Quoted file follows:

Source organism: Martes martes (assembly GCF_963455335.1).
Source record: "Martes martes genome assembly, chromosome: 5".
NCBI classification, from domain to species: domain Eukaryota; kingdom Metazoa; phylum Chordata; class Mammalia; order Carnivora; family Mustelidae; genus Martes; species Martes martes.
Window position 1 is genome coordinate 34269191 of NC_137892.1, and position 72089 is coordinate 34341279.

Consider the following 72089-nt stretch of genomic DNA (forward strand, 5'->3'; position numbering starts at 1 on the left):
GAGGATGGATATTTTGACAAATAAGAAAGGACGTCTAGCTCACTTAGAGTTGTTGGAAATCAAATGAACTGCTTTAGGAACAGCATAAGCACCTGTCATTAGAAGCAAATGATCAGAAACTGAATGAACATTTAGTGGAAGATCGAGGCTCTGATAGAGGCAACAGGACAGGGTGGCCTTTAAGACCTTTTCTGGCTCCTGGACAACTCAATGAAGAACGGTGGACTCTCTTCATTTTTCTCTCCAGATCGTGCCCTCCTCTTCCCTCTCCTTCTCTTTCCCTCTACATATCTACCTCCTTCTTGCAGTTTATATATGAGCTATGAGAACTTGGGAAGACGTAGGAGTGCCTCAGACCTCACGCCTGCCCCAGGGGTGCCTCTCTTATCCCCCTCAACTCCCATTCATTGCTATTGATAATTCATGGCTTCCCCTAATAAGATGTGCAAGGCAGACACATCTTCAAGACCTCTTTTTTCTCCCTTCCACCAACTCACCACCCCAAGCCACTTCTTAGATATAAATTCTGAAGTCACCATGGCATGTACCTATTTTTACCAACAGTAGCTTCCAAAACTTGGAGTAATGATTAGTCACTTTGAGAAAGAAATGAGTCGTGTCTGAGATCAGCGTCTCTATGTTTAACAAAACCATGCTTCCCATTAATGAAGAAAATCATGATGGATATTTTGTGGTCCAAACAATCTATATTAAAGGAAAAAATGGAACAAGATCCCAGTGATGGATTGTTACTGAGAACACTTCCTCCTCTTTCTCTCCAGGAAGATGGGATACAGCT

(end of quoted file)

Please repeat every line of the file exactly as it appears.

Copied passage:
Source organism: Martes martes (assembly GCF_963455335.1).
Source record: "Martes martes genome assembly, chromosome: 5".
NCBI classification, from domain to species: domain Eukaryota; kingdom Metazoa; phylum Chordata; class Mammalia; order Carnivora; family Mustelidae; genus Martes; species Martes martes.
Window position 1 is genome coordinate 34269191 of NC_137892.1, and position 72089 is coordinate 34341279.

Consider the following 72089-nt stretch of genomic DNA (forward strand, 5'->3'; position numbering starts at 1 on the left):
GAGGATGGATATTTTGACAAATAAGAAAGGACGTCTAGCTCACTTAGAGTTGTTGGAAATCAAATGAACTGCTTTAGGAACAGCATAAGCACCTGTCATTAGAAGCAAATGATCAGAAACTGAATGAACATTTAGTGGAAGATCGAGGCTCTGATAGAGGCAACAGGACAGGGTGGCCTTTAAGACCTTTTCTGGCTCCTGGACAACTCAATGAAGAACGGTGGACTCTCTTCATTTTTCTCTCCAGATCGTGCCCTCCTCTTCCCTCTCCTTCTCTTTCCCTCTACATATCTACCTCCTTCTTGCAGTTTATATATGAGCTATGAGAACTTGGGAAGACGTAGGAGTGCCTCAGACCTCACGCCTGCCCCAGGGGTGCCTCTCTTATCCCCCTCAACTCCCATTCATTGCTATTGATAATTCATGGCTTCCCCTAATAAGATGTGCAAGGCAGACACATCTTCAAGACCTCTTTTTTCTCCCTTCCACCAACTCACCACCCCAAGCCACTTCTTAGATATAAATTCTGAAGTCACCATGGCATGTACCTATTTTTACCAACAGTAGCTTCCAAAACTTGGAGTAATGATTAGTCACTTTGAGAAAGAAATGAGTCGTGTCTGAGATCAGCGTCTCTATGTTTAACAAAACCATGCTTCCCATTAATGAAGAAAATCATGATGGATATTTTGTGGTCCAAACAATCTATATTAAAGGAAAAAATGGAACAAGATCCCAGTGATGGATTGTTACTGAGAACACTTCCTCCTCTTTCTCTCCAGGAAGATGGGATACAGCT